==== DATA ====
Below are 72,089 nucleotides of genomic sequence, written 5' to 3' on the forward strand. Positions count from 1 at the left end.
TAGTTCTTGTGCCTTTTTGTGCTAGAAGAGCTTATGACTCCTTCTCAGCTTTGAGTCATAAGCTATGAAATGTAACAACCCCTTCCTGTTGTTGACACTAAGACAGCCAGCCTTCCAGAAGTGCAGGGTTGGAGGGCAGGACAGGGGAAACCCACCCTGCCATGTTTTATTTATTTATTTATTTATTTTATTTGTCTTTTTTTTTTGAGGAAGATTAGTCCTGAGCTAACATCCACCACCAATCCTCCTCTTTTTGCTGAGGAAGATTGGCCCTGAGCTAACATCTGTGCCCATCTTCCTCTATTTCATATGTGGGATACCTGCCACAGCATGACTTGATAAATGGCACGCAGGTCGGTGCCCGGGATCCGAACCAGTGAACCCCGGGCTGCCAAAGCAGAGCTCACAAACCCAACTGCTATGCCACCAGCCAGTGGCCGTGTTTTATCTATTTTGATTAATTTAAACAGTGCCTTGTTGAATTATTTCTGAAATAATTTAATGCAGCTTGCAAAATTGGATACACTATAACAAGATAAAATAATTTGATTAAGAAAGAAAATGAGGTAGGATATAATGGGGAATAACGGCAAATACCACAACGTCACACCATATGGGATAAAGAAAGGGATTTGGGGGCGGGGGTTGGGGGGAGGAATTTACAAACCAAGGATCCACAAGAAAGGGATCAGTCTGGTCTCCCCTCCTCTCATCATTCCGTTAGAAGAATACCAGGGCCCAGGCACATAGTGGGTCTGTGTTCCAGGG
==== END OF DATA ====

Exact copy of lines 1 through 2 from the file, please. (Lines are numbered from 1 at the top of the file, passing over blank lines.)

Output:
Below are 72,089 nucleotides of genomic sequence, written 5' to 3' on the forward strand. Positions count from 1 at the left end.
TAGTTCTTGTGCCTTTTTGTGCTAGAAGAGCTTATGACTCCTTCTCAGCTTTGAGTCATAAGCTATGAAATGTAACAACCCCTTCCTGTTGTTGACACTAAGACAGCCAGCCTTCCAGAAGTGCAGGGTTGGAGGGCAGGACAGGGGAAACCCACCCTGCCATGTTTTATTTATTTATTTATTTATTTTATTTGTCTTTTTTTTTTGAGGAAGATTAGTCCTGAGCTAACATCCACCACCAATCCTCCTCTTTTTGCTGAGGAAGATTGGCCCTGAGCTAACATCTGTGCCCATCTTCCTCTATTTCATATGTGGGATACCTGCCACAGCATGACTTGATAAATGGCACGCAGGTCGGTGCCCGGGATCCGAACCAGTGAACCCCGGGCTGCCAAAGCAGAGCTCACAAACCCAACTGCTATGCCACCAGCCAGTGGCCGTGTTTTATCTATTTTGATTAATTTAAACAGTGCCTTGTTGAATTATTTCTGAAATAATTTAATGCAGCTTGCAAAATTGGATACACTATAACAAGATAAAATAATTTGATTAAGAAAGAAAATGAGGTAGGATATAATGGGGAATAACGGCAAATACCACAACGTCACACCATATGGGATAAAGAAAGGGATTTGGGGGCGGGGGTTGGGGGGAGGAATTTACAAACCAAGGATCCACAAGAAAGGGATCAGTCTGGTCTCCCCTCCTCTCATCATTCCGTTAGAAGAATACCAGGGCCCAGGCACATAGTGGGTCTGTGTTCCAGGG